Today marks the third week since my arrival to the shores of this new land. The weather of which I was warned is present, with a forecast of 'staying cloudy and damp', and although uncertain about its precise location, I am being careful to avoid the dangerous 'Midsummer' area.
On this day, I experienced some moments of complete contentment as I gazed out a library window, over my books and onto grassy pastures and heard the elaborate songs of birds. There was no other place I wanted to be, I wanted for nothing, and I thanked the Lord for his blessings. This led me to depart from the library, and venture across the pastures, where your elegant correspondent partook of a constitutional stroll around the lake's edge, before settling on a bench to learn about the terrible deeds of the Crimean War.
Upon completing my learnings, I returned to my lodgings, whereupon I perched myself elegantly on a heater to thaw my derriere. Having then fallen into conversation with various other lodgers about the Crimean War and golf, I was drawn to the conclusion that it was time to appraise you of my educational situation in this foreign country.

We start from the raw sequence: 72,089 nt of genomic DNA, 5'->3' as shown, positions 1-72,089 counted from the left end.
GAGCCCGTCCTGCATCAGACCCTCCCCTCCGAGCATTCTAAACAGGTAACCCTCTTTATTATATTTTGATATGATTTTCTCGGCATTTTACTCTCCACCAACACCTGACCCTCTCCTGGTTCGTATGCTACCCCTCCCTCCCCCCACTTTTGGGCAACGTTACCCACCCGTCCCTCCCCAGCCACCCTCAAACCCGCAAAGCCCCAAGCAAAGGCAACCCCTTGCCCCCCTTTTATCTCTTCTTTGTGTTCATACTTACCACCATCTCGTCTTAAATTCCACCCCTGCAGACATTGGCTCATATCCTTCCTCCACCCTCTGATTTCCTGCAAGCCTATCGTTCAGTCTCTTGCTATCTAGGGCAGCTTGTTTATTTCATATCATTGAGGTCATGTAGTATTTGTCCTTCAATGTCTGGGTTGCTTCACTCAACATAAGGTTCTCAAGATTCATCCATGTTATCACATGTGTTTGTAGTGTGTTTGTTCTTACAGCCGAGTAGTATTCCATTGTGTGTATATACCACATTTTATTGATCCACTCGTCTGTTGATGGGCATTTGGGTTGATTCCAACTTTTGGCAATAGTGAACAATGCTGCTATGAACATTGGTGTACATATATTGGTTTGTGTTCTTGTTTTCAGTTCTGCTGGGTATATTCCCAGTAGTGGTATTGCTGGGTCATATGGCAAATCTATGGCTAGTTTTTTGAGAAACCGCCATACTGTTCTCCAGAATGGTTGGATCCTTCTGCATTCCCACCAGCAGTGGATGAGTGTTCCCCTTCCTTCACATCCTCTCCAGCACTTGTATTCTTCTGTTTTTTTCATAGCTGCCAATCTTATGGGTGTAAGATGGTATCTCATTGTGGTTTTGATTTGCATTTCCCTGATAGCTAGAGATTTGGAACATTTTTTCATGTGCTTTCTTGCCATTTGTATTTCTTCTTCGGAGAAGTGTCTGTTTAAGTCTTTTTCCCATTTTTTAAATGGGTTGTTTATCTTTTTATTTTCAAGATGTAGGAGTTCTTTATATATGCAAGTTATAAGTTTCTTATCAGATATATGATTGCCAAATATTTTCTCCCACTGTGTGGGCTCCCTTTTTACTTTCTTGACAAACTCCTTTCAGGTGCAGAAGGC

Each week I must participate in seven structured hours of learning, with many times this expected spent in personal studies. My classes cover topics such as Napoleon to Stalin: The struggle for mastery in Europe, Latin for Historians, and Landscape II: Built and Semi-Natural Environments. Perhaps surprisingly the latter of these is so far proving the most engaging, perhaps due partially to the enthusiastic teachings of the staff. Never before have I heard such profanities emit from an educator's mouth, but he is forgiven for his excitable delivery of them.
My lessons in Latin will perhaps be the most challenging, as we struggle to grasp the concepts of grammar not yet familiar to your dutiful correspondent. The tutor in this subject, however, is a wise woman, who I feel will not let us fail easily in our tasks. I look forward to utilising the skills from these lessons.
There is a chance your faithful correspondent will not survive her lessons about Napoleon to Stalin, as there is a great deal of ferocious boredom induced in some of the topics. This has been diagnosed as only a temporary affliction, and should pass with the coming of a World War.
As to the location, the University is becoming less of a puzzle, the city slowly falling into place on the map contained within my head.
As I end this missive to you, my loyal reader, I must reiterate my utter thankfulness to our Good Lord who has provided a safe and happy harbour for your persistant correspondent.